Beware of Aunt Sally and her straw men

Posted on September 7, 2012. Filed under: Misc | Tags: , , , , |


For those unfamiliar a straw man is essentially a type of argument where a person attempts to win an argument by misrepresenting another’s position.  You create the illusion of having refuted a person’s point or statement by replacing it with a superficially similar yet un-equivalent proposition (the “straw man”), and refuting it, without ever having actually refuted the original position.  In the UK I am told they call it an Aunt Sally.

 

You can see this happen often in politics, corporate commercialism, and big time in the fitness industry.

 

Personally I believe majority of time in the fitness industry it is done accidentally.  One becomes so engrossed in their found philosophy or method that disregards basic principles.  I find this happens most often between those who advocate basic weight lifting and those advocate a more “functional form” of exercise (yoga, pilates, some form of dance).

 

Side Note:  Weight Lifting is functional training.  It only becomes dysfunctional when you do it incorrectly.  I have yet to have a client who does not only improve in aesthetics and strength.  But also range of motion, posture, flexibility, etc.  On more than one occasion some has told me my coaching improved their yoga.

 

As an example I will use an article written by someone calling themselves, a dancer, strength coach, and fitness educator.  But don’t mention any form of certification or education.  Not that the type of certification is that important.  It is however one of the few ways available to see if person giving fitness advice has taken some time to study their field.  It also makes it possible to check whether they are actually certified.  Any way to their quote:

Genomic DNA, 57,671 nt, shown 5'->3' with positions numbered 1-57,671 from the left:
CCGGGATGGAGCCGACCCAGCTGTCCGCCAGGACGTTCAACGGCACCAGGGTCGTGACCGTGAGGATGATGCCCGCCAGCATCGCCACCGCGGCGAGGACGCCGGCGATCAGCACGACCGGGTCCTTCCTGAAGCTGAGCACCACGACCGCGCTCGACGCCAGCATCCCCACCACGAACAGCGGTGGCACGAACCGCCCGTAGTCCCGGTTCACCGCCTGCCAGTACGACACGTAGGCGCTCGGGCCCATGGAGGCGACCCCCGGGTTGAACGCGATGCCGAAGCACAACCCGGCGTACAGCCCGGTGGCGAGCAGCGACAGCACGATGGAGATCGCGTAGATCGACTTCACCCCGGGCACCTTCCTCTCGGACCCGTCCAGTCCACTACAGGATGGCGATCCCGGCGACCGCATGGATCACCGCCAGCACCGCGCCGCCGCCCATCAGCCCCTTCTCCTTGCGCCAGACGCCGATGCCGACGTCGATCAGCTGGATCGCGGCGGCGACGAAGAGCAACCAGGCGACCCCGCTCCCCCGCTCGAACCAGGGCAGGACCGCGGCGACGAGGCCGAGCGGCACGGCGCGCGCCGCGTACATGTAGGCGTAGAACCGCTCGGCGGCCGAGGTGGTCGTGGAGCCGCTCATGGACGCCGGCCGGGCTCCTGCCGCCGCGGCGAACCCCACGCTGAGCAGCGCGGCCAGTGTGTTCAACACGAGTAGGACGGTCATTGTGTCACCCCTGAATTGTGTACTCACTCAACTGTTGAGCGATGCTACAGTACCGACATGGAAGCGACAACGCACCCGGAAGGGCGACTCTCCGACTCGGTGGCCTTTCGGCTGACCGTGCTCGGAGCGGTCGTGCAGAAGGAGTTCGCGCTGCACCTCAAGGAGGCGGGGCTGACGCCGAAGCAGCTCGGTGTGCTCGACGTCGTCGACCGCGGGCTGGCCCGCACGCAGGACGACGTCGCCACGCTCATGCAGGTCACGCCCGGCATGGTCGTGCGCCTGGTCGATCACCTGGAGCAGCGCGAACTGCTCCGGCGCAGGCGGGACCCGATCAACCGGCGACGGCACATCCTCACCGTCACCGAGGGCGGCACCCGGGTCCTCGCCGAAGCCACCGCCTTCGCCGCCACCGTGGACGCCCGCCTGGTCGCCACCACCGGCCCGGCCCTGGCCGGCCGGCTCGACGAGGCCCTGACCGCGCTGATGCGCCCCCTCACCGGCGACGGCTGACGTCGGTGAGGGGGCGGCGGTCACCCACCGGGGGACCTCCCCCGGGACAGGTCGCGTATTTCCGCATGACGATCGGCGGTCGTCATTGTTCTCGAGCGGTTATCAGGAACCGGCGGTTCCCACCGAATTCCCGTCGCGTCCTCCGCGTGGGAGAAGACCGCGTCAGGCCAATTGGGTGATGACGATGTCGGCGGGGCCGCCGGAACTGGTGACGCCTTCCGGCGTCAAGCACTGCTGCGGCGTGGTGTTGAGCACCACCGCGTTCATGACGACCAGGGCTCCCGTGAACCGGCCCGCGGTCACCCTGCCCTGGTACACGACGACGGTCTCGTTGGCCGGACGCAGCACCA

“Exercise science even has an often repeated and just as often misinterpreted rule called the law of specificity.  The exercise, you see, is the important thing. It’s up to you the exerciser to conform to its rules. Seen another way, certain exercises are just; well, just better than others. I might say that a leg press is inferior to a squat. A push-up is superior to a press. “

 

Now in fact exercise science says no such thing, in fact it says the opposite.  And only those who don’t understand this rule say such things.

 

If you want to advocate your method, that is fine.  I hope you help millions of people.  But you do no one a justice by misrepresenting the other side of things to further your own gains.

 

OK, done ranting.

 

Keep Fitness Groovy,

Coach W

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